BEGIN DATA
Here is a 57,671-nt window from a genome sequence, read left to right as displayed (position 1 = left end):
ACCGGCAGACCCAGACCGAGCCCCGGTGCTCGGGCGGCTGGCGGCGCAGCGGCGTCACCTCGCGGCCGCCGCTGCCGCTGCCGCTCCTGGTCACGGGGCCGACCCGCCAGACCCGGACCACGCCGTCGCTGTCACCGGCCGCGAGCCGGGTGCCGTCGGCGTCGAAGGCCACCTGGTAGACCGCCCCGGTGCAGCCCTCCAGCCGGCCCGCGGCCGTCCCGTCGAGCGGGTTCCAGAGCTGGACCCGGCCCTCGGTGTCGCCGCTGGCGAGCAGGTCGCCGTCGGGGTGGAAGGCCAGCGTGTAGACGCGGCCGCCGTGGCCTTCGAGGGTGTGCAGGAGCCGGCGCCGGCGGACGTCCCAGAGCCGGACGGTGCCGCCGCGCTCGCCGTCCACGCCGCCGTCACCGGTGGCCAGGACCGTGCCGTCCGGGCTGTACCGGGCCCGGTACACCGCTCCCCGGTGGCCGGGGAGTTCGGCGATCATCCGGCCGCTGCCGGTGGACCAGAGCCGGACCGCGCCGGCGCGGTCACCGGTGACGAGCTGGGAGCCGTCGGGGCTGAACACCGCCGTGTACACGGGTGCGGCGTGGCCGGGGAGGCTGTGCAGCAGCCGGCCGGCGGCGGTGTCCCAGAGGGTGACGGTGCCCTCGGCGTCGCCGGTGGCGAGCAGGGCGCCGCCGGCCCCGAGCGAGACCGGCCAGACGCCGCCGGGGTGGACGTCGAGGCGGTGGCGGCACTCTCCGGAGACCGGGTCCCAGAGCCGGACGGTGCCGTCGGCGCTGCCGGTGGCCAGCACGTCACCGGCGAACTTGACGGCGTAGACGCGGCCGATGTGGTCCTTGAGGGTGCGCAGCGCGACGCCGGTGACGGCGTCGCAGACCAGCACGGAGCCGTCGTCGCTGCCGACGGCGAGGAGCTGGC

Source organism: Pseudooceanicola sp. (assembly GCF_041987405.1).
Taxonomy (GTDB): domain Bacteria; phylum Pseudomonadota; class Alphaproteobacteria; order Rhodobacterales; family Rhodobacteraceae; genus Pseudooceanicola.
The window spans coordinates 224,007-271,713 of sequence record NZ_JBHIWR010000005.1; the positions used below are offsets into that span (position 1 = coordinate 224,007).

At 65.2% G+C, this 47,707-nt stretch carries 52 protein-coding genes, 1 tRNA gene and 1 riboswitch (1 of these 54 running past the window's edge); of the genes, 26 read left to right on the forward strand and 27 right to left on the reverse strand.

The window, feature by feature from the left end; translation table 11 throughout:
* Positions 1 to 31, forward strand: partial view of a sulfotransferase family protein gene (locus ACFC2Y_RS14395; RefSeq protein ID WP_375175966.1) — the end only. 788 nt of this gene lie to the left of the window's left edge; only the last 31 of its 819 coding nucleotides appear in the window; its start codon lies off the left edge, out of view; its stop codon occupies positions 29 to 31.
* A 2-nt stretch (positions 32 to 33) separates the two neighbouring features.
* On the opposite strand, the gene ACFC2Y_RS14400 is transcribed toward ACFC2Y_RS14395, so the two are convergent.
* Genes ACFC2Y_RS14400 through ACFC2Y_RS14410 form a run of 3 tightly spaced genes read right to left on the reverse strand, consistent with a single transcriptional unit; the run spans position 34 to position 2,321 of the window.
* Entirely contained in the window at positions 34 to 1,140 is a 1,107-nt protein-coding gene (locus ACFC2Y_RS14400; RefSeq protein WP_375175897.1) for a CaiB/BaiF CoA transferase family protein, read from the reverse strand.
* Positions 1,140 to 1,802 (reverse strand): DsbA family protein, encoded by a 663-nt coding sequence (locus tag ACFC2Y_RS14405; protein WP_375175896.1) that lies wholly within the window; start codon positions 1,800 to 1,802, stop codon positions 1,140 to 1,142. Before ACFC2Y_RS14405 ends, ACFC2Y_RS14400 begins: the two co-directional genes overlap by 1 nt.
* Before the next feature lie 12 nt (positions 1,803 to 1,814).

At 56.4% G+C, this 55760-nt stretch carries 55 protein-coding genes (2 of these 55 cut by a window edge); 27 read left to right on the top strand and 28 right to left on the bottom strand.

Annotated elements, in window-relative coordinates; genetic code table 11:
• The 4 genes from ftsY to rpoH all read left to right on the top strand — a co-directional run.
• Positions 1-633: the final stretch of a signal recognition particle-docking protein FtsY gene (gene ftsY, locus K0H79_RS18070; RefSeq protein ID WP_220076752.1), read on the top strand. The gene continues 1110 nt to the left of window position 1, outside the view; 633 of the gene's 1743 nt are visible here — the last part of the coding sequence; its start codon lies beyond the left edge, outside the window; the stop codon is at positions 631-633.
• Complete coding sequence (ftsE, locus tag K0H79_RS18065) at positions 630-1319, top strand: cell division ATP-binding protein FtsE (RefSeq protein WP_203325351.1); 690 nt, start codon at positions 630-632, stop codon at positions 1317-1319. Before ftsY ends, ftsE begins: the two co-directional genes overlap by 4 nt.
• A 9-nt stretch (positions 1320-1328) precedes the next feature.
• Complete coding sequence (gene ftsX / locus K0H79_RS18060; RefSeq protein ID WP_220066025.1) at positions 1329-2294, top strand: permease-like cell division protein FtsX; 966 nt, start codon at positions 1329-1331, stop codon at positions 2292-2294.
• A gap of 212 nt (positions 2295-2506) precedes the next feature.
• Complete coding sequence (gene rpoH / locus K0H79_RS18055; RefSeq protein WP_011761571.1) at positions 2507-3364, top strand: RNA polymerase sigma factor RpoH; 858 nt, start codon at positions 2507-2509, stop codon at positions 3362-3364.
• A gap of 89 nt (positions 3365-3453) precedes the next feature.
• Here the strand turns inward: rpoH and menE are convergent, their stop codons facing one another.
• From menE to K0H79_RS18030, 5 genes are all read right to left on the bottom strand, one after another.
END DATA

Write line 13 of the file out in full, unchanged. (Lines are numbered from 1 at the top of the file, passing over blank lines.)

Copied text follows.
* Positions 1,140 to 1,802 (reverse strand): DsbA family protein, encoded by a 663-nt coding sequence (locus tag ACFC2Y_RS14405; protein WP_375175896.1) that lies wholly within the window; start codon positions 1,800 to 1,802, stop codon positions 1,140 to 1,142. Before ACFC2Y_RS14405 ends, ACFC2Y_RS14400 begins: the two co-directional genes overlap by 1 nt.